Tenugui are personal hand towels, similar to a handkerchief. They are extremely versatile and can be used as anything from a sweatband or a belt, a bag or a dishcloth. Tenugui were first used over one thousand years ago as a luxury commodity made of expensive fabric, but became thinner and more functional during the Edo Period.
Modern necklaces, earrings and brooches are more interesting with a traditional Japanese twist. These days, old school fabrics and patterns or timeless lacquering techniques bring personality to everyday accessories.
Noren are curtains, but they aren’t limited to use in windows. Long ago, they were used for functional purposes like providing shade or sectioning off part of a room. Today, you’ll often find noren in storefronts and inside some restaurants, mostly for decorative purposes.
The hand fan has become a symbol of East Asian culture. Not only ornamental but culturally significant as well as functional, fans remain a popular souvenir. Folding fans were invented in Japan sometime around the 8th century CE. They were influenced by the hand fans of ancient China, which were mostly fixed in their shape.
The best gift is a gift you can use, and decorative handmade coasters from Japan will add a touch of Eastern style and luxury to any home. Look for ones made with traditional elements, like upcycled kimono fabrics or thick washi paper.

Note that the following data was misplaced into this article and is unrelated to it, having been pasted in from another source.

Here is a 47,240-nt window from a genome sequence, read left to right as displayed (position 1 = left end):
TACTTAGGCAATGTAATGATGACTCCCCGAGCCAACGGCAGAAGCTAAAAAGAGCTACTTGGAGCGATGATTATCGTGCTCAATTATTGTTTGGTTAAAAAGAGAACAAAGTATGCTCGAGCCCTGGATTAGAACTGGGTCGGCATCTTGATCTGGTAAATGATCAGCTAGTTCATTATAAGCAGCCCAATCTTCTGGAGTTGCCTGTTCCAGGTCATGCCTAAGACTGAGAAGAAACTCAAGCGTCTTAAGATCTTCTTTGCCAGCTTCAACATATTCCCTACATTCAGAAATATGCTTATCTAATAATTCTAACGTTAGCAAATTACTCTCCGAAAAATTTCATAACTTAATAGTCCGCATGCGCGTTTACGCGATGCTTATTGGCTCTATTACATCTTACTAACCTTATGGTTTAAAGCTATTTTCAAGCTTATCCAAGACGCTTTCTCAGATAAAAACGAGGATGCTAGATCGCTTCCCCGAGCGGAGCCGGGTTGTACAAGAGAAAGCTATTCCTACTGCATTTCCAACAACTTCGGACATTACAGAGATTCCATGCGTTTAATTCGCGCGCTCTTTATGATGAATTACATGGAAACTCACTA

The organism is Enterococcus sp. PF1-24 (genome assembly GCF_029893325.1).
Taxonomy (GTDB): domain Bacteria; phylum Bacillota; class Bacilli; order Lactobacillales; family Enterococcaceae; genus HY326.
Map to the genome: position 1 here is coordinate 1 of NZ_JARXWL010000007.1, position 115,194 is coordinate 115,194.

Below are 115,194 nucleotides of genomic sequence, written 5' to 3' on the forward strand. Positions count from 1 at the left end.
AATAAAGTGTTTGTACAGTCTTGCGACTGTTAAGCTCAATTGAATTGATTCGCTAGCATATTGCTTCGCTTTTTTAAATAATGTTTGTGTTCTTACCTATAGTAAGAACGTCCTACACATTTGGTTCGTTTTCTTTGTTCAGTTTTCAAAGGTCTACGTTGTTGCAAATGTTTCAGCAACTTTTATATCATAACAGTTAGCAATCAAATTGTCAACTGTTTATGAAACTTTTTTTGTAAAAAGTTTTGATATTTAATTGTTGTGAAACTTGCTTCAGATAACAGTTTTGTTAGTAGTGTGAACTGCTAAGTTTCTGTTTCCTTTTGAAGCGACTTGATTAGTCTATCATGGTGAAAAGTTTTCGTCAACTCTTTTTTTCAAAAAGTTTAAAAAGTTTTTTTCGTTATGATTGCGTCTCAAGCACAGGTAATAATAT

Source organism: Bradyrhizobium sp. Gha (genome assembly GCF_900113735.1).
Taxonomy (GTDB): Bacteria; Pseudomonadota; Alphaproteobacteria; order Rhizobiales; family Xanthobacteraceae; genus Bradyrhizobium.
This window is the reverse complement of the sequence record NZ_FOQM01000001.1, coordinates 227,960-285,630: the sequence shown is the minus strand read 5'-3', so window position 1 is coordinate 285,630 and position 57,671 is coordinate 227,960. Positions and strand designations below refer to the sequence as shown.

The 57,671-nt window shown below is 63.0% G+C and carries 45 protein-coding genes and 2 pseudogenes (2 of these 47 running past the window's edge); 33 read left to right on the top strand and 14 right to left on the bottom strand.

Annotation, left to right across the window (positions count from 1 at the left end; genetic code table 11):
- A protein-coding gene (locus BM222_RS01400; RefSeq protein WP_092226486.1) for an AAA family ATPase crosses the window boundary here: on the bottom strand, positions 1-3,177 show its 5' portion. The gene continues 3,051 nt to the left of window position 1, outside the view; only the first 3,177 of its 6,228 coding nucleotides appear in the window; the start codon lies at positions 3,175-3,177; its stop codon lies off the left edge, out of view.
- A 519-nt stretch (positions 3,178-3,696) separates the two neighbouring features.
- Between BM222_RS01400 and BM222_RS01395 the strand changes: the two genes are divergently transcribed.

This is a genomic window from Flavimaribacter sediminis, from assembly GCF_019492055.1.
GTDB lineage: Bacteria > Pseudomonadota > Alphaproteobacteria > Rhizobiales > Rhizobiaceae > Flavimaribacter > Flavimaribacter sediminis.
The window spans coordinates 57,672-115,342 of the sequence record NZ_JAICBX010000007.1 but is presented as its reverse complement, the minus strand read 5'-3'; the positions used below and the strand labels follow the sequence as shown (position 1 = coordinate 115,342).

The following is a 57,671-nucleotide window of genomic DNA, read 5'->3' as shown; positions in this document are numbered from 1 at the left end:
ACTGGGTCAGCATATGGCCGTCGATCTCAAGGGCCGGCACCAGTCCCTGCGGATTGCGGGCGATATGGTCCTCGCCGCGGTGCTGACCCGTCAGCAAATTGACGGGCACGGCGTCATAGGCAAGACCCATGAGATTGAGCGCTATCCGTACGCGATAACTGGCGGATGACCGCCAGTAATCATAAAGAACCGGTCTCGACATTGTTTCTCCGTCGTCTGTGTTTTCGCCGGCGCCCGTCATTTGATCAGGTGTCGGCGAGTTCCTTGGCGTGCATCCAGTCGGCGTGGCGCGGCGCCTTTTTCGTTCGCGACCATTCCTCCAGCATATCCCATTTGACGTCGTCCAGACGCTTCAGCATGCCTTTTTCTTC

Washi is traditional Japanese style paper. It is thicker and sturdier than common paper made of wood pulp, and quality pieces are often handmade. Some styles can even be used in the kitchen to absorb cooking oil or as a decorative place to lay the wagashi (Japanese confectionery) during tea time.
The best kanzashi, or Japanese hairpins, will always have a handmade element to them. Many kanzashi can be used to decoratively create an up-do without a clip or tie, while others are purely for decoration. They are commonly worn with yukata or kimono.
Yukata are the lighter, more casual version of the kimono. They are worn in warm weather, especially for shrine festivals, hanabi (fireworks displays) and other summer celebrations. Yukata are made of lighter fabrics like cotton and don’t require nearly as many accessories as a kimono, so they’re much more affordable. A yukata cut, sewn and dyed by hand (rather than mass produced) makes a beautiful gift from Japan.
Handmade ceramic or porcelain teacups are a lesson in wabi-sabi, beauty in impermanence and imperfection. No two cups will be exactly alike, making them a totally unique souvenir.
Furoshiki are a multi-purpose stretch of fabric. They are often used to wrap gifts or make bags for carrying bento (boxed lunches). Quality furoshiki made by hand can also be used decoratively for things like place mats, hand towels or picnic blankets.